Texas Senator Ted Cruz has not made an endorsement, but Cruz’s father, an evangelical pastor, spoke on the same stage as Carr at a recent Tea Party rally—a subtle sign of the conservative kingmaker’s favor. [Hundreds of tea party activists hear Carr, Ted Cruz dad at Nashville rally, by Tom Humphrey, July 20, 2014] And the New York Times has reported that Brat’s victory and McDaniel’s close defeat have “emboldened” Tea Party groups to help Carr. [Narrow Tea Party Loss in Mississippi Emboldens its Senate Bid in Tennessee, by Sheryl Gay Stolberg, June 25, 2014]
But all of this supposed support is not translating into tangible financial help for Carr by outside organizations. Many groups are exhausted financially from the failed Mississippi campaign, and, contra the New York Times, have no help to give Carr. [A Tired Tea Party Turns Focus To Tennessee, by Andrea Drusch, National Journal, July 15, 2014]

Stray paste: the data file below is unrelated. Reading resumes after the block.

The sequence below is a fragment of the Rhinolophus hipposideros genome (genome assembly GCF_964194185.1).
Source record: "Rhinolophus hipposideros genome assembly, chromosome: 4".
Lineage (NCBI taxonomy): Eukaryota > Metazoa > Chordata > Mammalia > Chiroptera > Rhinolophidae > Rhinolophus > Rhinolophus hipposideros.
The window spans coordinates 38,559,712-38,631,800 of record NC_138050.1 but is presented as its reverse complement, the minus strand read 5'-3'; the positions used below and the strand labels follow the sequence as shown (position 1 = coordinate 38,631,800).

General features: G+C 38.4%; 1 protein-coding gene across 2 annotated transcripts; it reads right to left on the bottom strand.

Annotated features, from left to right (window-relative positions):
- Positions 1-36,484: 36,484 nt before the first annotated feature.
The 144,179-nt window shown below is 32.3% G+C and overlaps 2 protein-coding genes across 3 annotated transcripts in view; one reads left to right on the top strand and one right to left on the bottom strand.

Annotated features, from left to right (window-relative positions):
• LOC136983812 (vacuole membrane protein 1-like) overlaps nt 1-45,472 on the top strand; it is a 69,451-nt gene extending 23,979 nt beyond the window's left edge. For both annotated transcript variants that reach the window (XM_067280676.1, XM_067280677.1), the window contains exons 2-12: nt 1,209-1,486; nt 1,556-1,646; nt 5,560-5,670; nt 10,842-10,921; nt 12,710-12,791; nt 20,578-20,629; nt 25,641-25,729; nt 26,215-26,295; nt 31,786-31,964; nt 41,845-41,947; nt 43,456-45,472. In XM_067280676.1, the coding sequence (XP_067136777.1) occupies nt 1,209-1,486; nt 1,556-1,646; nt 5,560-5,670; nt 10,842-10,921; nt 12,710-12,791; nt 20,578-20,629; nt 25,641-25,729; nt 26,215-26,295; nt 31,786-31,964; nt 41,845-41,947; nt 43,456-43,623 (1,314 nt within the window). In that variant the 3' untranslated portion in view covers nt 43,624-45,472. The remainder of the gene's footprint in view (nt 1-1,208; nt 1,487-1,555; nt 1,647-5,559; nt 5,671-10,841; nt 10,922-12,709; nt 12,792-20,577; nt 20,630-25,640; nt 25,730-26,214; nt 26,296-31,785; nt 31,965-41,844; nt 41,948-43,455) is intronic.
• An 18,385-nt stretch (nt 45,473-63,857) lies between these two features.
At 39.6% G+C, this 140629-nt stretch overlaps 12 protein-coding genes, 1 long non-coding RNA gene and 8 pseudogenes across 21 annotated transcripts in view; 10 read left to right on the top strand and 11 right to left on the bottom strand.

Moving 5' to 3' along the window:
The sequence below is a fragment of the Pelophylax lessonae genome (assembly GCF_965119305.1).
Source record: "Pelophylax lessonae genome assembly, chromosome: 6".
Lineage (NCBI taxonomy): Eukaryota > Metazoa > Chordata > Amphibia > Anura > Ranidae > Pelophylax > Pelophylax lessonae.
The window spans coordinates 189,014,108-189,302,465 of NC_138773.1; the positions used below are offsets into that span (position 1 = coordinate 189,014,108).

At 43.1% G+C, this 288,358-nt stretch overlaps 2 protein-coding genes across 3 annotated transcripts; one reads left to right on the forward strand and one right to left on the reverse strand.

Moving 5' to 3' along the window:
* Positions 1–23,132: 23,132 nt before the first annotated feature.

According to the WSJ, Beltway Right groups like the Club for Growth and the Senate Conservatives Fund have “stayed away from Tennessee.” (Of course, they stayed away from Brat too). As a result, Carr only raised “$217,000 for the three-month period ending June 30. Mr. Alexander’s campaign reported raising more than $900,000 in the same period.” The Tea Party Patriots endorsed Carr—but have provided no money for advertising. [Tennessee GOP Challengers Struggle, by Reid Epstein, Wall Street Journal, July 18, 2014]